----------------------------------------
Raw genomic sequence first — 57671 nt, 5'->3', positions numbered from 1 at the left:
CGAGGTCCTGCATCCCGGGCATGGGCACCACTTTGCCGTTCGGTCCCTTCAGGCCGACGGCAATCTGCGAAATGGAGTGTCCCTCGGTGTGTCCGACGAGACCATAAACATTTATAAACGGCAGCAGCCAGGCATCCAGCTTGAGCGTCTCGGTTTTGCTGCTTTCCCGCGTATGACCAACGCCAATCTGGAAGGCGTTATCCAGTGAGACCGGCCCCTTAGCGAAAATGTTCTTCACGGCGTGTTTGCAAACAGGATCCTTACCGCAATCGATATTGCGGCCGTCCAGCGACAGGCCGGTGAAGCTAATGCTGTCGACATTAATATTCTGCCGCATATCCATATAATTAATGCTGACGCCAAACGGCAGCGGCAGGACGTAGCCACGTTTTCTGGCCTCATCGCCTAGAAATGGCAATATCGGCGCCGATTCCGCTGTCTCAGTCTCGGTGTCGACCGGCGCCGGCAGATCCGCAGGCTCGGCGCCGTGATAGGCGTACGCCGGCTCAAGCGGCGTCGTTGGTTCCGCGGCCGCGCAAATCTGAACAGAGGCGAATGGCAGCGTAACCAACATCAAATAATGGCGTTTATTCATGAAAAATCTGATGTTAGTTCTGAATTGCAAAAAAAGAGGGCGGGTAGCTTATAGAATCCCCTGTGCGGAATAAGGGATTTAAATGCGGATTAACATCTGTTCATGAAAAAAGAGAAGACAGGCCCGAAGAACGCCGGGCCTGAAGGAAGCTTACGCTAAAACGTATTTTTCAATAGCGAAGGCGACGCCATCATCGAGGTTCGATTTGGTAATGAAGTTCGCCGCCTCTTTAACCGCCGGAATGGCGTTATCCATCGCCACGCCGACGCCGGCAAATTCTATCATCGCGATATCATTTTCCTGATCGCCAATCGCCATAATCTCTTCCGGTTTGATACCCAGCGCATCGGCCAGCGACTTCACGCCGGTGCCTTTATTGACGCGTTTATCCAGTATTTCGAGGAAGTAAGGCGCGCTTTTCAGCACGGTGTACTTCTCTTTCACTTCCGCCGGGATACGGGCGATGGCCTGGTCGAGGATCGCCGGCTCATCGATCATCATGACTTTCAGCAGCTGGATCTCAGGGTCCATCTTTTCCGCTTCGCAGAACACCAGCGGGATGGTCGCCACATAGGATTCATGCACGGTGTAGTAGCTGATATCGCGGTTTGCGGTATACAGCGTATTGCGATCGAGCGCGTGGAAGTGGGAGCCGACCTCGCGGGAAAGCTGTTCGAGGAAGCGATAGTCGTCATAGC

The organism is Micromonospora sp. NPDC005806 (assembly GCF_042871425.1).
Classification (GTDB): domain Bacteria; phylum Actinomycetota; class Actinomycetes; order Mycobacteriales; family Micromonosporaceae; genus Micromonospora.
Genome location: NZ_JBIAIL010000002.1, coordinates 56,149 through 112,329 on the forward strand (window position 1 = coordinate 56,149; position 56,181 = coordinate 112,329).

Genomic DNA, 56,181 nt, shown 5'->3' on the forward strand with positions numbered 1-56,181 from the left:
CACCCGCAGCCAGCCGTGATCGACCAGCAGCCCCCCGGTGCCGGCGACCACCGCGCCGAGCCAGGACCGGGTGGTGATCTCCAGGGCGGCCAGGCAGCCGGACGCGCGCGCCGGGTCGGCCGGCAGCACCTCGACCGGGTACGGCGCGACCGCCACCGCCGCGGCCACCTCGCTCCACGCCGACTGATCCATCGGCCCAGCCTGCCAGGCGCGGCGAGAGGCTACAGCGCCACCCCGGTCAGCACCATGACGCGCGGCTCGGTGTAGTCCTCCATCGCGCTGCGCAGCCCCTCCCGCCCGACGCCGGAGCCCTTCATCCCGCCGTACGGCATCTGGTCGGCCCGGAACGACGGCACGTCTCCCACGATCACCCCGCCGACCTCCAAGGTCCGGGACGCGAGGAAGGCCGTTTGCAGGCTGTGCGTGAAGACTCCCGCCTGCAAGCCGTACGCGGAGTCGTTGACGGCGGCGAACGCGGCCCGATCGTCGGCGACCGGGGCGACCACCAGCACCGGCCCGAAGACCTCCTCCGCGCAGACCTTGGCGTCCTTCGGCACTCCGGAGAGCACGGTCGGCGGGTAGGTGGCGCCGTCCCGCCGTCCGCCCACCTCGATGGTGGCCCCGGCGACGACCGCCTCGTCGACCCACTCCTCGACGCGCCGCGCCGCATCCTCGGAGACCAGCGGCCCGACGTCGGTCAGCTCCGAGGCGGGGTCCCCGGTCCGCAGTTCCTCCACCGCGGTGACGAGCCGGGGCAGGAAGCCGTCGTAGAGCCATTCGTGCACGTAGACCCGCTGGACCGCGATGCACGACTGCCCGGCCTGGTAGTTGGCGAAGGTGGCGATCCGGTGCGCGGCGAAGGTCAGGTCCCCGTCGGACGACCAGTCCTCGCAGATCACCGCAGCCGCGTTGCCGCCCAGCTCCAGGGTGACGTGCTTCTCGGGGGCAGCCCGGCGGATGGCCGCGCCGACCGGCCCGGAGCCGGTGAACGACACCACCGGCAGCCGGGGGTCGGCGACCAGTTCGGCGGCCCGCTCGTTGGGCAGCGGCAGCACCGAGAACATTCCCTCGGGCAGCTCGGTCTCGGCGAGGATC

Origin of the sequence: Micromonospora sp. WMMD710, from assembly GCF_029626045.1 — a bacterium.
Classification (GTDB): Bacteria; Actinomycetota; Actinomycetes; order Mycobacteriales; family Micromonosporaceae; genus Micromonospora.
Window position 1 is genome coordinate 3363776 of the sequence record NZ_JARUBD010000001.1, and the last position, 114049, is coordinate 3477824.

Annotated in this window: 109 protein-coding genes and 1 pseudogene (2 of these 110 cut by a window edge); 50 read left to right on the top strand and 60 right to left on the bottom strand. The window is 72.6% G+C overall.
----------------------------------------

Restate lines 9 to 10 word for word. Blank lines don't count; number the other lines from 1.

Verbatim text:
Classification (GTDB): Bacteria; Actinomycetota; Actinomycetes; order Mycobacteriales; family Micromonosporaceae; genus Micromonospora.
Window position 1 is genome coordinate 3363776 of the sequence record NZ_JARUBD010000001.1, and the last position, 114049, is coordinate 3477824.